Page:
From: Burns Bog Conservation Society
Published June 11, 2013 07:38 AM

Fraser Surrey Docks coal issue

While the coal issue continues to heat up with potential coal port expansion at Fraser Surrey Docks, on River Road, Delta's Burns Bog Conservation Society has announced a forum, 'Coal, Climate Change, Burns Bog and You.'  June 12, 7-9 pm, at Delta Golf Course (#10 and Hwy 91),  

Coal trains, climate change and their implications for the Bog will be addressed by Burns Bog Conservation Society President Eliza Olson, Wilderness Committee's Eoin Madden and Bellingham, Washington resident Frank James, M.D.  These three speakers will be teaching the art of communicating with your government as well as covering the facts of coal port expansion. James will be bringing his experience as an advocate against the Blaine, WA, Cherry Point coal port expansion, currently in environmental review.

Since 2007 there has been a 770% increase in the amount of American coal exported through British Columbia. If the expansion is approved, we will see 174 coal cars travelling 4 times a day. Their total annual coal export is roughly 8 million metric tonnes, which would make the Lower Mainland the largest coal exporter in North America at 59 million metric tonnes annually.

The coal trains from the US cut through four separate places in the internationally recognized Fraser River Delta Ramsar site (Serpentine, Boundary Bay, Burns Bog, South Arm Marshes). Burns Bog is just one of them. Burns Bog is crucial in preventing the buildup of CO2. The lost coal dust, up to a tonne from each of the 125-140 cars would compromise the Bog's function as "the Lungs of the Lower Mainland." Climate change, safety, health, wildlife and fisheries issues are further at risk should the coal trains become a reality at Fraser Surrey Docks.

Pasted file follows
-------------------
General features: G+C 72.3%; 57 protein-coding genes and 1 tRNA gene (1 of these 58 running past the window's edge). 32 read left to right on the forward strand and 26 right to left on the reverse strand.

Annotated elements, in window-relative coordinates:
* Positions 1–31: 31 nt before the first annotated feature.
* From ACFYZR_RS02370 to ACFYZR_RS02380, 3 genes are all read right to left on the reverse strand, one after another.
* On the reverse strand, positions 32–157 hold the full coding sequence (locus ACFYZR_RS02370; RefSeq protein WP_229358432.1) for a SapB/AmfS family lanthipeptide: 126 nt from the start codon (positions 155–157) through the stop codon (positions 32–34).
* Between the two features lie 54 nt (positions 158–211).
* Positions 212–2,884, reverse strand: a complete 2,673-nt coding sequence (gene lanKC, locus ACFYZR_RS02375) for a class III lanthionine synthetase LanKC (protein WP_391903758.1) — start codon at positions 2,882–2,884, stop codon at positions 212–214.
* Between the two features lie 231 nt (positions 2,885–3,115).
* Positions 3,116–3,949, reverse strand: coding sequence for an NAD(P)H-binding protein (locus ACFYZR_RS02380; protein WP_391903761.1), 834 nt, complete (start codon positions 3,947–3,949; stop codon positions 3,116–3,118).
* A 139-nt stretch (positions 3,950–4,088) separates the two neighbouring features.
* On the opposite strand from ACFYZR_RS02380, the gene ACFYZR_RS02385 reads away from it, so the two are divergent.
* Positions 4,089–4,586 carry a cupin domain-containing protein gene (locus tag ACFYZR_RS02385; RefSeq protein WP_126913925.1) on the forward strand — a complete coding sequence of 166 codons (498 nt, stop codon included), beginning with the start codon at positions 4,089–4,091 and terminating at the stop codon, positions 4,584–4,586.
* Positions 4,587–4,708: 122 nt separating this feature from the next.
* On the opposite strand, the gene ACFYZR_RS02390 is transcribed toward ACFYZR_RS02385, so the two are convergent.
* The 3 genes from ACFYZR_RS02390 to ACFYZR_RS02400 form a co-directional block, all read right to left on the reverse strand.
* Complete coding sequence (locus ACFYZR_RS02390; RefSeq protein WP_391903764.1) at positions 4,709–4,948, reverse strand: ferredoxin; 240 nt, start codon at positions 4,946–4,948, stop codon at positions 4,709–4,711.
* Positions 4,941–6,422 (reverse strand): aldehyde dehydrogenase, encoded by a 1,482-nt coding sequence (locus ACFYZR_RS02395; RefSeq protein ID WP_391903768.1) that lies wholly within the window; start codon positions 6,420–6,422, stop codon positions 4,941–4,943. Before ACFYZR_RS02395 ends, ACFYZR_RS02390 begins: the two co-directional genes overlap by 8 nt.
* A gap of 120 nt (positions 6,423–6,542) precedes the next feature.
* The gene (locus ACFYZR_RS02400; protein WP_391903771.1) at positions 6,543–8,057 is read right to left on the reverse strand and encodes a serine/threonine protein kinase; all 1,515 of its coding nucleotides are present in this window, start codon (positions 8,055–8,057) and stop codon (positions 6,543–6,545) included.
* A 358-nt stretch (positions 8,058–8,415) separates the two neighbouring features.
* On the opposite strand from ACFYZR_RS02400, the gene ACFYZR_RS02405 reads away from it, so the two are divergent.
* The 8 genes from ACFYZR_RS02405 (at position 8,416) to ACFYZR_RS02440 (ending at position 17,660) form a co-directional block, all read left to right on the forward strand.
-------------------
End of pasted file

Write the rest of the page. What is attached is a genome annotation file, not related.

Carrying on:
Thermal coal is one of the cheapest forms of coal and will be shipped to China for electricity purposes. None of the new exported coal is Canadian. Turning down this coal port expansion would have no impact on the current 33-38 million tonnes shipped out of Roberts Bank at Tsawwassen. Critics raise concerns that Canada is being used as a dumping ground, while getting few economic benefits. Fraser Surrey Docks has stated that an expansion of only about 25 jobs would result.

Since the environmental review process along the Washington/Oregon border would require up to a 3 year time delay, sending coal through Canadian export terminals is a desirable alternative for American companies. Conveniently, Canada does not have the EIS (environmental impact statements) that are required in the US.

Jeff Scott, CEO of Fraser-Surrey Docks, while only appearing in one public hearing at the New Westminster Town Hall on May 28th, claims that no safety issues present themselves and that FSD has an impeccable safety record. However, they have never handled coal at this port.

  Other invitees to the forum include Port Metro Vancouver and local MLAs. While Metro Vancouver (formally GVRD) has planned public submissions on June 14th, Port Metro Vancouver has yet to make such an accommodation. It is important to note that Port Metro Vancouver, claiming a federal mandate, makes the final decision. Burns Bog Conservation Society and the Wilderness Committee hope to raise awareness in the community for the need of full public hearings. Citizens are encouraged to come with their questions and comments.

For information contact
Eoin Madden of the Western Canada Wilderness Committee: 604-353-9603

Steven Faraher-Amidon: (c)778-319-9774
(h) 778-575-5507

Eliza Olson of Burns Bog Conservation Society: 604.572.7303
Tweet @Burns_Bog

Kim Pringle
Communications Assistant

Burns Bog Conservation Society
4-7953 120th Street
Delta, BC V4C 6P6
604-572-0373 | 1-888-850-6264

Contact Info: Burns Bog Conservation Society
4-7953 120th Street
Delta, BC V4C 6P6
604-572-0373 | 1-888-850-6264

Website : Burns Bog Conservation Society

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